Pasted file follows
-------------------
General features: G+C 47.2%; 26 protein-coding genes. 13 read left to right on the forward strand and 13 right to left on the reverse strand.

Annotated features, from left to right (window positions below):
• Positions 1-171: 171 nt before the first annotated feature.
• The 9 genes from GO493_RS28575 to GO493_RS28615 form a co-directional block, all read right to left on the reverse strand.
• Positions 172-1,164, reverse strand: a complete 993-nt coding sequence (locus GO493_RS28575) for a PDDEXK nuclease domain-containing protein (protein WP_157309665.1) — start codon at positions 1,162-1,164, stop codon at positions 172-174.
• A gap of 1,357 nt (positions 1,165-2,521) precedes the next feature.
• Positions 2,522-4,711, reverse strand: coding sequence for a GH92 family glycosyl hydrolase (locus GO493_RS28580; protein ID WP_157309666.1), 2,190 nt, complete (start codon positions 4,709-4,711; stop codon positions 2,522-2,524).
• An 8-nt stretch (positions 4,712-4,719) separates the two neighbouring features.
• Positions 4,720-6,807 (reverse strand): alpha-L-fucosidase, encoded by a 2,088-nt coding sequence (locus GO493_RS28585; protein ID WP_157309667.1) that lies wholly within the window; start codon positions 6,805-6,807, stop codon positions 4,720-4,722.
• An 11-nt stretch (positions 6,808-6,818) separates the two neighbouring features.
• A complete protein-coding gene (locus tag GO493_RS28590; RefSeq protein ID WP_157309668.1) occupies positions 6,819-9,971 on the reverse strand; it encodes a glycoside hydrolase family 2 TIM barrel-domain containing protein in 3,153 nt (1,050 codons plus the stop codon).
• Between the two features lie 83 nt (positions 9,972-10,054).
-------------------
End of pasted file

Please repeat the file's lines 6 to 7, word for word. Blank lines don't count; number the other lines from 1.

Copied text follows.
• A gap of 1,357 nt (positions 1,165-2,521) precedes the next feature.
• Positions 2,522-4,711, reverse strand: coding sequence for a GH92 family glycosyl hydrolase (locus GO493_RS28580; protein ID WP_157309666.1), 2,190 nt, complete (start codon positions 4,709-4,711; stop codon positions 2,522-2,524).